Here is a “past participle poem.” The learner has consciously changed word order, recognising an English poetic form, and has taken the rhythm of some recently learnt grammar:
To London I have been.
The Tower I have seen,
Postcards I have sent,
For friends meant.
As tourists have swarmed
My heart has warmed.
Then we have a “future” one – also about London – that focuses on the letter “t”:
We shall see the Thames,
We shall climb the Tower,
We shall eat toffee,
We shall take the Tube,
We shall watch tourists,
We shall visit the Tate.
All very simple, but owned by the learner, effective in its simplicity and making good use of what they know.
Creative writing does not have to be grammatical. After a few lessons, a group of learners were asked to jot down words they could think of to do with a friend, and then shape them into a piece of work about them. They had ten minutes for the exercise:
“Marcelle, student of fashion, tall, swarthy, likes dogs, lives in a basement. Eats plums. Fine clothes. Lover of life.”
Slightly more advanced students can be asked to write with their senses. Take them somewhere to do this. They walk around, observing what they can see, hear, small, taste. There will be words around them which they can hear and see, and it is good to jot some words down at the scene. Later in class or for homework these can be worked up into a piece of writing. This is what came out of a visit to Winchester cathedral:
“Christmas figures, long, thin, wooden. Look human but not quite. Baby in straw. Red holly. Artificial flowers. Sounds of choir. Rain on my face like steel knives. Yellow lights. 'Don’t walk on the tile,' it said. But everybody does. Dead bishop. Curse. Not want grave inside. Now brings rain. Ugly faces on the wall outside.”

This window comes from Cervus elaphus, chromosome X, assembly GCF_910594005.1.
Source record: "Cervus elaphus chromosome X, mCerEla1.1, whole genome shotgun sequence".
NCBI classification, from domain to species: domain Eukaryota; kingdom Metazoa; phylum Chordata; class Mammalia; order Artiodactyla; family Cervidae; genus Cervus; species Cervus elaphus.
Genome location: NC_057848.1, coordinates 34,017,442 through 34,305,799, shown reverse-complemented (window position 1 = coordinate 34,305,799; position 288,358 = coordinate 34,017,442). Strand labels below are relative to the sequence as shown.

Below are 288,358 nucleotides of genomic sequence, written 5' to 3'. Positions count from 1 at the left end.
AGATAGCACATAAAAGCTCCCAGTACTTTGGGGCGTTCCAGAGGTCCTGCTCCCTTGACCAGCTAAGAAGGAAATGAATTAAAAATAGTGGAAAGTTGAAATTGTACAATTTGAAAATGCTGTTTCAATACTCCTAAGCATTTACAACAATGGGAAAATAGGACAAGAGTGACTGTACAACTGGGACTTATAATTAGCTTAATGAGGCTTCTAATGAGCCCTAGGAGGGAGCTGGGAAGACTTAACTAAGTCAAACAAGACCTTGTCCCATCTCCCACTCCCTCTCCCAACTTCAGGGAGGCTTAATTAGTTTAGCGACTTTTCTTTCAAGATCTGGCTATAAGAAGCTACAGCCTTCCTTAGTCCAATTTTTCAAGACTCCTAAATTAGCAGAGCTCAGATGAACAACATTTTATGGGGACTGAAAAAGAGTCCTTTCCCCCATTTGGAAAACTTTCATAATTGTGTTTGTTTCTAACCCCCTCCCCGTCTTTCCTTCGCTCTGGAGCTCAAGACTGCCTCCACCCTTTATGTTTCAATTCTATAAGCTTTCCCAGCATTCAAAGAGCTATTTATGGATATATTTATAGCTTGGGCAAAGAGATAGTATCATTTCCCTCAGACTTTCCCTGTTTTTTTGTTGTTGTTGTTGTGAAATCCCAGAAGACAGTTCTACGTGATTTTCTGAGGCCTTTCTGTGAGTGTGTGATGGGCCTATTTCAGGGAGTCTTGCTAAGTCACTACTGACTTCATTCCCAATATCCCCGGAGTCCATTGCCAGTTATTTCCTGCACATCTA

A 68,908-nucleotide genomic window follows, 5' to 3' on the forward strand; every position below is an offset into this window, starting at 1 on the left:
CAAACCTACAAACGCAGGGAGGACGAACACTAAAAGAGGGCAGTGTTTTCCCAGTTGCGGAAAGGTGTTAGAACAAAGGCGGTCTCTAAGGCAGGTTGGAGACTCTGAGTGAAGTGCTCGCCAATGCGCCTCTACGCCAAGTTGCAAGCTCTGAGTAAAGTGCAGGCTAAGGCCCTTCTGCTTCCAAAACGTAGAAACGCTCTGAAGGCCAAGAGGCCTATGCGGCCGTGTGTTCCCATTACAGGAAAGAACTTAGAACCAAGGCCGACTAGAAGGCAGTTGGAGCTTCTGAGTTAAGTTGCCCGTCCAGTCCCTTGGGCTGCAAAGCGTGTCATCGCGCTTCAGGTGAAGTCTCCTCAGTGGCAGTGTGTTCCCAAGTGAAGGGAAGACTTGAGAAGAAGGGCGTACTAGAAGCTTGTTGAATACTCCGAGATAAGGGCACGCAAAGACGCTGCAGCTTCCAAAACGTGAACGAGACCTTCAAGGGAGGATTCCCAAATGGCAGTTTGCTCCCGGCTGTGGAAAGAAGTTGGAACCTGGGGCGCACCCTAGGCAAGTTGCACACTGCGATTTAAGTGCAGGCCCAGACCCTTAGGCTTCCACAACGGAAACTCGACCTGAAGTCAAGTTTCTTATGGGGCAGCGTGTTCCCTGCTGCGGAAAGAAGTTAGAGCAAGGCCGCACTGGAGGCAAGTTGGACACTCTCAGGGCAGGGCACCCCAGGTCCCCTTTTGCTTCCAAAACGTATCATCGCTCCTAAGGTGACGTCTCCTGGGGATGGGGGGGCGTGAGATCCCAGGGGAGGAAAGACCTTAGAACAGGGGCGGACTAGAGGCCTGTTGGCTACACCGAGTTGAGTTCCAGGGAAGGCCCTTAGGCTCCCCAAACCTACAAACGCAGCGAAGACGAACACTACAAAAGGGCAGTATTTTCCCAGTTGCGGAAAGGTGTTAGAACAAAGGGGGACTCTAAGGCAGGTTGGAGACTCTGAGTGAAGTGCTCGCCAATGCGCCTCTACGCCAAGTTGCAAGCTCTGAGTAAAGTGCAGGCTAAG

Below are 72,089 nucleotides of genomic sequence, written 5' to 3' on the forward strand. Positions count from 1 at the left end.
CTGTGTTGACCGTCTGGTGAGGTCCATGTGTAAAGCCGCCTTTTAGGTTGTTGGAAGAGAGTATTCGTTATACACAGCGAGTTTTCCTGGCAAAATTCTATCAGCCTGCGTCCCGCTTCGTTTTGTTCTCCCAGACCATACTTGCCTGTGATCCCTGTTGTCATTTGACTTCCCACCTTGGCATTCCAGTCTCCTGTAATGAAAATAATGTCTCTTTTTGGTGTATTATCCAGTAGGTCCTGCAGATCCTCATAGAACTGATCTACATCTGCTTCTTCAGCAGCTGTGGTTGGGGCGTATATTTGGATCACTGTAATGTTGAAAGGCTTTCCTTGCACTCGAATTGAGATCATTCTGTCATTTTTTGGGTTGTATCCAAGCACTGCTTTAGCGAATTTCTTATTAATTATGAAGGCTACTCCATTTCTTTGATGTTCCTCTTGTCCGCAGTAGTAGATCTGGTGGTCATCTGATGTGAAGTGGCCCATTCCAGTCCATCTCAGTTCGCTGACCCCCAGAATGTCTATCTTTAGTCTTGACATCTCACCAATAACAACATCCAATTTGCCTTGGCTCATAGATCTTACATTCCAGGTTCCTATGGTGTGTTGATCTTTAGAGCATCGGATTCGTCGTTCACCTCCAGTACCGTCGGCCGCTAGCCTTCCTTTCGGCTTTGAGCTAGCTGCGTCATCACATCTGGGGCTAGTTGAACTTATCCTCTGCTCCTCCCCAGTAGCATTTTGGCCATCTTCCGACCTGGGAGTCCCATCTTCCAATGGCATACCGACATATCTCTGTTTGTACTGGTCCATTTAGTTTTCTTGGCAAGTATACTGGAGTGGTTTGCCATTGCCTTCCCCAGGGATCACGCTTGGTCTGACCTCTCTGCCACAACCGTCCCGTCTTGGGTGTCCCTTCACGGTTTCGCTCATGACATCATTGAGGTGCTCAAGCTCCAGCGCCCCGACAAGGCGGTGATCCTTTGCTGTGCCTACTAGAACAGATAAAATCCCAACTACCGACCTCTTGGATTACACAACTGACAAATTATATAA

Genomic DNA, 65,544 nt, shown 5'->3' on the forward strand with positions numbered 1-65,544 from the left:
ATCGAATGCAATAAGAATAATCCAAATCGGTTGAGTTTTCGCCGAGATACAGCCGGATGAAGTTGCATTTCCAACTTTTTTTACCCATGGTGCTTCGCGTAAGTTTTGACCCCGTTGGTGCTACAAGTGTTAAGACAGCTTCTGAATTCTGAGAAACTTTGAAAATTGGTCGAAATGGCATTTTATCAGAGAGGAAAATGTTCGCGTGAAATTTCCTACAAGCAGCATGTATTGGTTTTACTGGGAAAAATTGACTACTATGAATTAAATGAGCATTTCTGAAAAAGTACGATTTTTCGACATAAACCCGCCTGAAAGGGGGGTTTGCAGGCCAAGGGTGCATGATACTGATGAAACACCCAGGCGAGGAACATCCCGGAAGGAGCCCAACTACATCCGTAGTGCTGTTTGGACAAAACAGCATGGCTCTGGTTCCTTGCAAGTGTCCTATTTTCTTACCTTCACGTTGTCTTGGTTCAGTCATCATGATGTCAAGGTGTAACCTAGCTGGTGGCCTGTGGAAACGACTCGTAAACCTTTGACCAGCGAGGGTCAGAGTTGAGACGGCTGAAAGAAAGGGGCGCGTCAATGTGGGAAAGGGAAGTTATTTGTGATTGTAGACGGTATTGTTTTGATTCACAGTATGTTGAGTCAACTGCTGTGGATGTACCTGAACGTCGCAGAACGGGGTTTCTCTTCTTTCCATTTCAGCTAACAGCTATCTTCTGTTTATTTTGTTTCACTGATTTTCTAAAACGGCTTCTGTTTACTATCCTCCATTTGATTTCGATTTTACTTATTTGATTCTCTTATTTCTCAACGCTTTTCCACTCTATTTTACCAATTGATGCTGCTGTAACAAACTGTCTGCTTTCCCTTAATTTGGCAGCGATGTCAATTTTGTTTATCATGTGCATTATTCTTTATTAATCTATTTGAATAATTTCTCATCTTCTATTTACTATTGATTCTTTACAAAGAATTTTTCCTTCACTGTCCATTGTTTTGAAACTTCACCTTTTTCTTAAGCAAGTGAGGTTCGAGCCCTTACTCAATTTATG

Even with less advanced learners, this sort of exercise can be quite effective, if they are given a few words to get them started. These should be words they have met, but may have forgotten. They will then be reminded of other words. English school children learning French did this exercise on the ramparts at Boulogne. They were given, in French, a few colours, weather expressions, and food items to remind them of what they knew. Here is one poem translated into English:
The picnic of the English
Crisps, coca cola, biscuits,
French sticks, cheese,
Where is the dustbin?
The wind arrives.
Papers like aeroplanes.
Another useful exercise is “cloning” language. An extreme example of this is taking a sentence and altering one word each time, taking notice of any grammatical changes needed, to produce many more sentences. This gives the learner a sense of knowing more than they thought they knew. The creativity comes in the fun of being witty. For example:
The cat sat on the mat.
The cat sat on the dustbin.
The cat sat on your dustbin.
The cat sat in your dustbin.
The cat ate in your dustbin.
The dog ate in your dustbin.
My dog ate in your dustbin.
With this one, it is also worth pointing out that with they could make sixty-four different sentences, just because they know twelve words.
It is most important that language learners should from the outset be allowed and encouraged to use their new language in an unrestricted way, so that that language can become truly theirs. Using learnt language creatively is a tool to reinforcing that language. As the learner constantly finds ways of using what they know effectively, they can do more with less language. It gives a type of added value to what they are learning. Working creatively with language is not something which can only be done after a vast quantity of the new language has been learnt. It is something which should be done at every step as language is acquired. The creativity comes in making the most of the language that is known.
© Gill James 2006
Gill has been a teacher of foreign languages for over twenty years. She is a writer of language learning materials and children's and Young Adult fiction. She gives workshops in schools and universities about creative writing in other languages. She has an MA in Writing for Children and is currently studying for a PhD in Creative and Critical Writing.
Contact: gill.james [at] btinternet.com